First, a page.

Today it is widely accepted that remote connectivity is essential in managing a modern fleet of vehicles. Primarily, this comes into play with GPS tracking and route optimization. Today, some programs can help management easily track vehicles, communicate with drivers regarding route changes, and gather data related to driving time and delivery efficiency. Even with all of this becoming increasingly normal practice, however, ongoing advances in technology are poised to make remote connectivity even more important in fleet management.
One of those advances relates in a sense to the very idea of wireless connectivity. As you may well have read by now, 5G networks are emerging and bringing with them a big boost in speed and responsiveness. This may not mean that we see a definitive change on a given day when we suddenly leap forward into an era of better wireless connections. Over the course of this and next year, however, 5G networks are expected to spread. They will only make it easier for the technology in fleet vehicles to communicate seamlessly with company systems, essentially performing IoT (internet of things) devices.
Many of the relevant devices, small as they may be, still depend on the printed circuit boards that have long been necessary for electronics. However, the devices need to be small and adaptable while retaining wireless power — new designs have had to be crafted. Because of these needs, in fleet-related tech and elsewhere, we’ve seen improvement in PCB antennas so much that they can be as compact and as powerful as they need to be. This has meant the emergence of a range of different types of sensors that can be used in fleet tracking and fully capable of sending wireless signals (including on the coming 5G networks).
Given all of this, it certainly looks as if wireless connectivity will only play a bigger role in how fleets are managed moving forward. GPS tracking and route optimization are the most prominent applications, but there are already several other ways IoT-connected sensors can help improve fleet performance.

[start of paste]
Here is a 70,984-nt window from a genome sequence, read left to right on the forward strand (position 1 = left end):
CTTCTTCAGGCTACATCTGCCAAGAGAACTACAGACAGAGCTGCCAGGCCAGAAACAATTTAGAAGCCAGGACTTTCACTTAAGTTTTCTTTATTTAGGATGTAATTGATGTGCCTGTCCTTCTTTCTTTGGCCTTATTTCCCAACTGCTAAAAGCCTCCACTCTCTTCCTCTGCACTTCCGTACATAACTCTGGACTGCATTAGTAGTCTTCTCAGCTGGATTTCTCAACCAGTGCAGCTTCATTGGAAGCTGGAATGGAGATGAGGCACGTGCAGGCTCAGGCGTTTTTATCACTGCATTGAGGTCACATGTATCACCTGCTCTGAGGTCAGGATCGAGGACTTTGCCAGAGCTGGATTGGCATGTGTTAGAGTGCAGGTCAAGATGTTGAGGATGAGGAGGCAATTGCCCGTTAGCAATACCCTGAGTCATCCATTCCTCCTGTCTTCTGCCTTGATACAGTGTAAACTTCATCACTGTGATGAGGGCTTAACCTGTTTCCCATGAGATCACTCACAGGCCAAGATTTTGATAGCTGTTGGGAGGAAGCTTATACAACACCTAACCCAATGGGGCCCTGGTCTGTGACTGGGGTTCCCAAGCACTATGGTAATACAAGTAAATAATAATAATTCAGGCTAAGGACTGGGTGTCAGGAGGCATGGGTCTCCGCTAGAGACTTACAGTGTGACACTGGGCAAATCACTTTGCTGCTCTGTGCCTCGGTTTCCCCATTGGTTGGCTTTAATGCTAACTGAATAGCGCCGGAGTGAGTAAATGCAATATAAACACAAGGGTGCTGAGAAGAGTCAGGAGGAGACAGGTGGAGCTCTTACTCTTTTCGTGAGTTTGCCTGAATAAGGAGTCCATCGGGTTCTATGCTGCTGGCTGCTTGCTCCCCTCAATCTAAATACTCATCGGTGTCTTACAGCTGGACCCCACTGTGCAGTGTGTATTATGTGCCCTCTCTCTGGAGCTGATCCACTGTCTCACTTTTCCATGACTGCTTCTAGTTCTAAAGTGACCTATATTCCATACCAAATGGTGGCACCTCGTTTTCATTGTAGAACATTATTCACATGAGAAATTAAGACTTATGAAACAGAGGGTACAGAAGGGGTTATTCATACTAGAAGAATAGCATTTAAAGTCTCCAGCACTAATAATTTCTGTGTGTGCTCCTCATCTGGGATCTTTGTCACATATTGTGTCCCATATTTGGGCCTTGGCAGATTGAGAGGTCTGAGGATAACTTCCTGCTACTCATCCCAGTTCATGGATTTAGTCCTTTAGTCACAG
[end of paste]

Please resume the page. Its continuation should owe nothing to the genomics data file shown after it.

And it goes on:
Tracking the shipped assets
IoT sensors can be attached to shipped assets rather than vehicles themselves. This is something that some businesses are already beginning to do, and it enables even greater visibility of product shipments. Tracking a car certainly provides insight regarding delivery times and inventory movement. But monitoring the actual products can expand that insight and further ensure that deliveries occur as intended.
Maintaining the vehicle quality
We know that fleet management is critical for a delivery business, and this can be true no matter how large or small said business might be. In the simplest terms, a vehicle that breaks down or performs poorly can slow down deliveries, lead to unnecessary costs, and even make drivers less safe. IoT sensors can now play a role in avoiding these problems by monitoring engine performance, tracking tire and brake quality, timing oil changes, and so on.
To some extent, this point ties right in with route optimization. Generally, the most efficient route will also be one that helps to conserve fuel. However, sensors linked to vehicle activity can also provide management with more comprehensive pictures of driver habits and vehicle idle time. This information can potentially be used in instruction that will change practices and lead to less wasted fuel.
Monitoring the driver performance
Driver performance is another crucial area that can benefit from modern fleet vehicle sensors. It’s widely known that fleet drivers are often overtired and overworked, and unfortunately, this can lead to significant safety issues for others on the road with them. Responsible fleet managers will already be working to avoid these problems and keep their drivers safe. But sensors mean to monitor performance (by detecting sudden stops and starts, speeding, indications of tired or impaired driving, etc.) can make it easier to spot problems and make the necessary changes.
Through all of these efforts and more, connected sensors can help modern shipping fleets to be safer, more responsible, and more efficient all at once.